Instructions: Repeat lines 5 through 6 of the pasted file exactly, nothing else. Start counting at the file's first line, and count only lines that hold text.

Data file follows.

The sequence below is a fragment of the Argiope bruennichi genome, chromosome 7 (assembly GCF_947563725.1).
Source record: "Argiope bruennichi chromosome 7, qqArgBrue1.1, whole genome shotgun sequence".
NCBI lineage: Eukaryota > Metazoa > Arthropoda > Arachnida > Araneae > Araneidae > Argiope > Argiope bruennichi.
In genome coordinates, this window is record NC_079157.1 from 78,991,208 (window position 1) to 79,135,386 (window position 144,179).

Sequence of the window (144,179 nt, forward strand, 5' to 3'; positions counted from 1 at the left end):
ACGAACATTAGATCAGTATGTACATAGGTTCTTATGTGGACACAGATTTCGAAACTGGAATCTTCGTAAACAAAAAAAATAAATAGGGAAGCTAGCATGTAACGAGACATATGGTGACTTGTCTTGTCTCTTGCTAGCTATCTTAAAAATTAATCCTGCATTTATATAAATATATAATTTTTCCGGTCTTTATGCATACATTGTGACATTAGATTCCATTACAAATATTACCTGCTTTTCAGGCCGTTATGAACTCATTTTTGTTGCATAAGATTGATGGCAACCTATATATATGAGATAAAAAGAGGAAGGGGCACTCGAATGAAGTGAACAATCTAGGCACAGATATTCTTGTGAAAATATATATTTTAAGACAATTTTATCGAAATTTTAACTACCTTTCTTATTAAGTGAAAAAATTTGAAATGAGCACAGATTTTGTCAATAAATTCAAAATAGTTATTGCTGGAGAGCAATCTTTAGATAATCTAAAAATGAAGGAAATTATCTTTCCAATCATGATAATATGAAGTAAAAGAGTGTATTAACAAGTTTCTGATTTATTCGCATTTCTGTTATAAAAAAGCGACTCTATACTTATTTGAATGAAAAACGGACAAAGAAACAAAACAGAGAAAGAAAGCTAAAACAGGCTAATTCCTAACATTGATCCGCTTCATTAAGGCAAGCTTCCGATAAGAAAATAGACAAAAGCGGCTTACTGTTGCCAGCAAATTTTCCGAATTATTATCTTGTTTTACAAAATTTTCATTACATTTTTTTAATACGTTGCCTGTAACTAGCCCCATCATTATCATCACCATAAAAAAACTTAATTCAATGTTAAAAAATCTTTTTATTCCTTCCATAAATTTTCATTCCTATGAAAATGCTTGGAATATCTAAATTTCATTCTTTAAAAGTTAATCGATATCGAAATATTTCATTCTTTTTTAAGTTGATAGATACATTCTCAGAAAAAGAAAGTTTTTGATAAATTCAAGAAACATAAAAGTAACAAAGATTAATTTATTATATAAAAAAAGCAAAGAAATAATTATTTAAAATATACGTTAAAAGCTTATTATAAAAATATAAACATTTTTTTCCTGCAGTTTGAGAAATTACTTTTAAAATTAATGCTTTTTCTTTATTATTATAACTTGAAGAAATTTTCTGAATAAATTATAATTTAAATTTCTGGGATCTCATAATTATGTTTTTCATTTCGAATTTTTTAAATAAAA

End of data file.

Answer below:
Sequence of the window (144,179 nt, forward strand, 5' to 3'; positions counted from 1 at the left end):
ACGAACATTAGATCAGTATGTACATAGGTTCTTATGTGGACACAGATTTCGAAACTGGAATCTTCGTAAACAAAAAAAATAAATAGGGAAGCTAGCATGTAACGAGACATATGGTGACTTGTCTTGTCTCTTGCTAGCTATCTTAAAAATTAATCCTGCATTTATATAAATATATAATTTTTCCGGTCTTTATGCATACATTGTGACATTAGATTCCATTACAAATATTACCTGCTTTTCAGGCCGTTATGAACTCATTTTTGTTGCATAAGATTGATGGCAACCTATATATATGAGATAAAAAGAGGAAGGGGCACTCGAATGAAGTGAACAATCTAGGCACAGATATTCTTGTGAAAATATATATTTTAAGACAATTTTATCGAAATTTTAACTACCTTTCTTATTAAGTGAAAAAATTTGAAATGAGCACAGATTTTGTCAATAAATTCAAAATAGTTATTGCTGGAGAGCAATCTTTAGATAATCTAAAAATGAAGGAAATTATCTTTCCAATCATGATAATATGAAGTAAAAGAGTGTATTAACAAGTTTCTGATTTATTCGCATTTCTGTTATAAAAAAGCGACTCTATACTTATTTGAATGAAAAACGGACAAAGAAACAAAACAGAGAAAGAAAGCTAAAACAGGCTAATTCCTAACATTGATCCGCTTCATTAAGGCAAGCTTCCGATAAGAAAATAGACAAAAGCGGCTTACTGTTGCCAGCAAATTTTCCGAATTATTATCTTGTTTTACAAAATTTTCATTACATTTTTTTAATACGTTGCCTGTAACTAGCCCCATCATTATCATCACCATAAAAAAACTTAATTCAATGTTAAAAAATCTTTTTATTCCTTCCATAAATTTTCATTCCTATGAAAATGCTTGGAATATCTAAATTTCATTCTTTAAAAGTTAATCGATATCGAAATATTTCATTCTTTTTTAAGTTGATAGATACATTCTCAGAAAAAGAAAGTTTTTGATAAATTCAAGAAACATAAAAGTAACAAAGATTAATTTATTATATAAAAAAAGCAAAGAAATAATTATTTAAAATATACGTTAAAAGCTTATTATAAAAATATAAACATTTTTTTCCTGCAGTTTGAGAAATTACTTTTAAAATTAATGCTTTTTCTTTATTATTATAACTTGAAGAAATTTTCTGAATAAATTATAATTTAAATTTCTGGGATCTCATAATTATGTTTTTCATTTCGAATTTTTTAAATAAAA